There's always a challenge when jurying a show. I prefer best when the work is anonymous. Just photograph after photograph appearing on my screen, unencumbered by words, names, titles. Just the image to absorb and process and respond to. This was the case with the NYC4PA's recent competition, Primary Colors
. In my years as an instructor, I used to teach a class in color photography called Color Vision and each year the students would not just explore technical tests with different types of film and different types of light, but they would also create works dependent on color, with color as subject, object, determiner of mood, determiner of all. I loved this class and the surprises that would come from it, especially during a hard Maine winter when the landscape seemed to be colorless and the days short and grey and then darkness. Just darkness. But no. The students made images that were reminiscent of the devastating movie, Blue
by Krzysztof Kieślowski and I knew then the power of color and what it could evoke and emote.
Jurying this exhibition, I was moved by myriad images, some for content, some for color, some for the power of the moment. I have one in my mind's eye now, a picture by Kevin Jones of a room full of people in what could be a chapel, their red sleeved arms raised to the pulpit, the women's heads covered in the gentlest lace while the power of the gesture is something that invokes a charge, a change, a response, power to the people, the color red emphasizing the atmosphere of this electrified place. Especially at this time, in this week after around the world marches, I think, yes, whoever is speaking at the front of this room with Kevin Jones, I will go forth too. Arms raised in solidarity. Yes.
There are other images, of course, like Best of Show winner Yoong Wah Wong, whose moment of letting the arrow fly on the frozen tundra is another feat with the red robed figure surrounded by those in blue heralding the unseen mark.
And simpler images that aren't documentary in nature, but which move me through the quiet way they are built, like one by Ildiko Voros of a wall washed in the golden yellow sun of a Mediterranean winter or the captured gesture by Kristen Dillon of an extended arm, hand stained red from strawberry season pulling me back to my east coast childhood or a diptych of what could be the peninsula I lived on in a lake in Maine where the water was as cold as the blue of this cyanotype by David Underwood.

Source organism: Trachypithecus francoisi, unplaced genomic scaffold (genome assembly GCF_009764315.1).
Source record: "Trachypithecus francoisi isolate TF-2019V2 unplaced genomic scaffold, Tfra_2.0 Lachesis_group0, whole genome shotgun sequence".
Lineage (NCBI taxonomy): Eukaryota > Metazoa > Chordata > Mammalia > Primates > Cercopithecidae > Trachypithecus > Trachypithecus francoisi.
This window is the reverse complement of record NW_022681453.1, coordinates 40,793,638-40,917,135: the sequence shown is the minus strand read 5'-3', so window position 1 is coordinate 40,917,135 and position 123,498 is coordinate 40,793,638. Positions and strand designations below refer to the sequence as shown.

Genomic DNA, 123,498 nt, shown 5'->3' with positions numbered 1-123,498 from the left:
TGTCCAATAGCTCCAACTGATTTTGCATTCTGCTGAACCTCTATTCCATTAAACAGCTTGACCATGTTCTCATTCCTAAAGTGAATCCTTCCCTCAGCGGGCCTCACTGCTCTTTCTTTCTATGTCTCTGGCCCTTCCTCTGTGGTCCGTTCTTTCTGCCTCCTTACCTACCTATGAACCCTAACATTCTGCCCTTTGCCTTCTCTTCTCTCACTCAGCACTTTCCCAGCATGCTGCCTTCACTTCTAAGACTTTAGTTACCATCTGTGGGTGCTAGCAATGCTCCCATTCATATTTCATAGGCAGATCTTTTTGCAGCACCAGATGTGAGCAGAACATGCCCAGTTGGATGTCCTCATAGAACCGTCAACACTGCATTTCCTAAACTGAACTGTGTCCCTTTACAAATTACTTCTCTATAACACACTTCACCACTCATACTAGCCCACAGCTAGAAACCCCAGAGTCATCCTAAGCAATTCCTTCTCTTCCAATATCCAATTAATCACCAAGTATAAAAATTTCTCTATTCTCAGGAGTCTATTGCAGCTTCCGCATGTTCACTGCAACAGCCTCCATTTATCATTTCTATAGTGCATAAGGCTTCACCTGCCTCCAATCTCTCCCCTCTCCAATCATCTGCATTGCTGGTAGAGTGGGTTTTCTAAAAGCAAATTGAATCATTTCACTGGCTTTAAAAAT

I shift in my seat and sometimes sigh and sometimes roar at the memories and emotions that are elicited by these artists use of color. Many thanks to the folks at the New York Center for Photographic Art for giving me this opportunity to recall the impact that color can have on every aspect of seeing. It was a pleasure and a reward to judge all these compelling and potent images. There will be an exhibition of the winning photographs at the Jadite Gallery in the Hell's Kitchen area of Manhattan April 18-27, 2017, so mark your calendars!
About the New York Center for Photographic Art
The mission of the New York Center for Photographic Art (NYC4PA) is to provide exhibition opportunities in the vibrant New York City gallery world to photographers around the globe, and to take photographers around the globe for exciting photo opportunities. NYC4PA offers international, themed, open call competitions juried by recognized experts in the field of photography. Prizes include cash awards, online gallery, catalog and New York City gallery exhibition. NYC4PA is proud to advance the art of photography.
The New York Center for Photographic Art was conceived and developed by Patricia Gilman and Maddi Ring to offer photographers from around the world opportunities to exhibit their work in the vibrant and important New York art scene. Maddi and Patricia are experienced photographers and exhibition producers who understand the value of gallery exhibitions. They have marketed their own work, both together and individually, in a variety of venues. These exhibitions have been in New York City as well as New Jersey and Connecticut, creating imaginative and well-received shows.
Gallery presence in New York has grown significantly in the past few years. Where neighborhoods like Madison Avenue, SOHO and Tribeca were the destination for art collectors, they have been joined by new centers for art. Brooklyn's DUMBO and Williamsburg, once decaying neighborhoods, now feature upscale restaurants, boutiques, and nightlife with great new galleries interspersed. The Lower East Side (LES) of Manhattan features store front galleries among the clothing stores, a famous delicatessen, and a nostalgic candy shop where one can buy the penny sweets that a New York child used to get in the corner candy store. Last, but certainly not least, the West 20's, where industry once thrived, now boasts building after building of exhibition space where gallery hopping has become an art collector and tourist pastime. Most of these locations publish a gallery guide and many sponsor gallery walks. The story is not over; more and more neighborhoods are adding galleries to the shops that line their streets. The New York art scene is thriving and the New York Center for Photographic Art provides opportunity for photographers around the world to participate.